Issue 18 – May 8, 1971 to July 31, 1971
This issue covers Krishnaji’s busy summer schedule of the end of the school year at Brockwood, Amsterdam, Paris, and Switzerland.
There is another discussion about Krishnaji’s sensitivity to his surroundings, and the effect this had on him.
The Memoirs of Mary Zimbalist: Issue 18
Mary: I think we start on the eighth of May, 1971.
Scott: Right, yes.
M: So, ‘we left Montreuil and drove to Boulogne-sur-Mer and took the hovercraft to Dover. It took thirty-five minutes, and it was the first time that I’d ever been on a hovercraft, or that Krishnaji had ever been on one. The old air ferry to Lydd is no more.’ We used to do that.
S: Yes, I remember.
M: ‘Krishnaji stood looking out the window all the way, observing everything. He had that look that he so often has when he studies things when we’re traveling.’
S: [chuckling] Yes, I know that look.
M: ‘We drove across southern England.’
S: How would you describe that look?
M: Well, it’s very circumscribed in that he doesn’t wish to be seen to be staring…
S: I know, I know.
M: …at anyone or anything. So, it’s very kind of held within. But nevertheless, he’s taking in everything…
M: [chuckles] And he’s quite absorbed in the study.
M: And I can tell what he’s looking at and sort of how he’s reacting.
S: Yes, but he even held his mouth in a funny way a bit. Of…
M: He sort of held his chin in a little bit, didn’t he?
S: Yes. And not that his mouth was quite open, but his lips [both chuckle] were only loosely closed.
M: I don’t see the mouth, but I see the general attitude of him…
M: …the way he stood.
M: And the head…
S: Wishing he could be invisible.
M: …the chin, yes, yes. He was invisible in a sort of way. [Chuckling.]
M: And the chin in and head slightly down and eyes not appearing to stare. Anyway, [S laughs] he did that.
M: ‘We drove across southern England on a lovely sunny, warm day, stopping for a picnic lunch somewhere west of Hastings. Montreuil had made us sandwiches, which turned out to be a huge half a baguette [chuckling] with a good Normandy cheese inside and butter. [S chuckles.] We drove south of Chichester, through Arundel, near Portsmouth, and turned inland at Fareham to West Meon, and along the lane to Brockwood, where we arrived by 6 o’clock.’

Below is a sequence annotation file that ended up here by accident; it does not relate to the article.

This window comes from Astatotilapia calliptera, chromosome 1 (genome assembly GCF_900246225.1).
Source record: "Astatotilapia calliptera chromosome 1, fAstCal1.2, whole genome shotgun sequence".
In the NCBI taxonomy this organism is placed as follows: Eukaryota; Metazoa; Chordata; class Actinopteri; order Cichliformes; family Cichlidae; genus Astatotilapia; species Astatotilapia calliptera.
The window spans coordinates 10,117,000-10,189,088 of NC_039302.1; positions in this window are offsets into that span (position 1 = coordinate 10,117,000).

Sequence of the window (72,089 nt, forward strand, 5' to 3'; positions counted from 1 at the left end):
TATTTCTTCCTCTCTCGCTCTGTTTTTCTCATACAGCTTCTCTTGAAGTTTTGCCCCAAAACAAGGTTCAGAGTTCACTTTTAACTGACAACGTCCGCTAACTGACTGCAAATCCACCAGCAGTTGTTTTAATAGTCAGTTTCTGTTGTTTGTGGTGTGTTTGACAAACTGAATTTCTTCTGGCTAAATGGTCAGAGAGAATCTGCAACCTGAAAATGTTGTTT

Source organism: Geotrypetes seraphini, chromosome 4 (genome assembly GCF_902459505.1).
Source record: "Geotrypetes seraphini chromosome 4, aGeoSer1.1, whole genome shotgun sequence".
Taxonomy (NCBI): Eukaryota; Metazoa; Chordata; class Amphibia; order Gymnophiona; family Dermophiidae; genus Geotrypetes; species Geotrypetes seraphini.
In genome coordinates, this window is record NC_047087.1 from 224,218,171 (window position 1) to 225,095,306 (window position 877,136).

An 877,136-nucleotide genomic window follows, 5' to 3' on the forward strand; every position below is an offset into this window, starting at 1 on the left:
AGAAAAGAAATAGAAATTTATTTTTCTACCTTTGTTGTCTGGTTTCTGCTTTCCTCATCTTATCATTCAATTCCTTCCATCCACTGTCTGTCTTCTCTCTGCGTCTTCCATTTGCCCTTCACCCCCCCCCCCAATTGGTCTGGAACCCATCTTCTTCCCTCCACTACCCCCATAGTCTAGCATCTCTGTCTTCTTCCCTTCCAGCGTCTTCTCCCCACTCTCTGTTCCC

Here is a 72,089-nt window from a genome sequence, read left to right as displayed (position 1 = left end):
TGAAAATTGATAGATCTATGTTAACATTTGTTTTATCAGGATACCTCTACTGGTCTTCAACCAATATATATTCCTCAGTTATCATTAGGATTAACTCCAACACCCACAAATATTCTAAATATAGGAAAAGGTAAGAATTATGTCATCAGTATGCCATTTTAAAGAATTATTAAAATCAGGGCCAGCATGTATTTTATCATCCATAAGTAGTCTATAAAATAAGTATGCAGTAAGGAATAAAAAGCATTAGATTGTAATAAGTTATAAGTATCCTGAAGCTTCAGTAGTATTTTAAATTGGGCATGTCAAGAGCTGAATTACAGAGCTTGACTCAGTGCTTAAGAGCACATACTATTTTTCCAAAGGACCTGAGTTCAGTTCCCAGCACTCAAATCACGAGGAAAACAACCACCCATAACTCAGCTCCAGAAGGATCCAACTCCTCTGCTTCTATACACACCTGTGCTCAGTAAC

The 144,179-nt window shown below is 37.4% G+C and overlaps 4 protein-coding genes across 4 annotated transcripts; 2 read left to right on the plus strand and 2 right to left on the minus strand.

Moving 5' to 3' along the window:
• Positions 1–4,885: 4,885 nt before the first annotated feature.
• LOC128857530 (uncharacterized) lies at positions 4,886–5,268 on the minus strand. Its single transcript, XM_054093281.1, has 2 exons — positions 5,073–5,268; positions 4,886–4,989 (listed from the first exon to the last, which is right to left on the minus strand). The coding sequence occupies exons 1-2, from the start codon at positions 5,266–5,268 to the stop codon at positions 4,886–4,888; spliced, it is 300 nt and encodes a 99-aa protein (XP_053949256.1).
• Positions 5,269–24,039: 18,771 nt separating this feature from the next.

‘The next day, Krishnaji spoke to the students in the morning, and we walked in the afternoon.’
On the tenth, ‘we went to London by train. Krishnaji had a Huntsman fitting on a topcoat he ordered two years ago, and a suit of grey-green tweed. He has decided to keep a complete wardrobe at Malibu and one at Brockwood so that he need never carry a lot of luggage between the two. [Both laugh.] So, with some excitement, he discussed what things he would need. Another grey flannel.’
S: Mm, hm.
M: ‘We then walked to Brown’s Hotel. L’Aperitif is no more; the building is coming down and Ferdie’—that’s the maître d’hôtel—‘who had been there for thirty-five years, is now at Brown’s. Mary L. and Alain met us there for a happy lunch, but alas the food is not L’Aperitif. Krishnaji suggested going back to Mary’s to talk to her, so Alain went off shopping, and Krishnaji, Mary, and I went to Hyde Park Street. Krishnaji then told her the essential history of his years with Rajagopal and Rosalind in Ojai, which she had not known and which shocked her, as she still had a slightly schoolgirl memory of Rosalind as a nice person. “I had a crush on her,” she said. Krishnaji had me describe the atmosphere when I was there with him and Alain in 1966, and the reason for my estimate that both R’s worked together to dominate Krishnaji.’
Tuesday the eleventh. ‘After lunch, Krishnaji and I drove to Heathrow. Krishnaji had given the Mercedes its first wash in the morning.’ This is the new car, you understand.
S: [laughs] Mm, hm.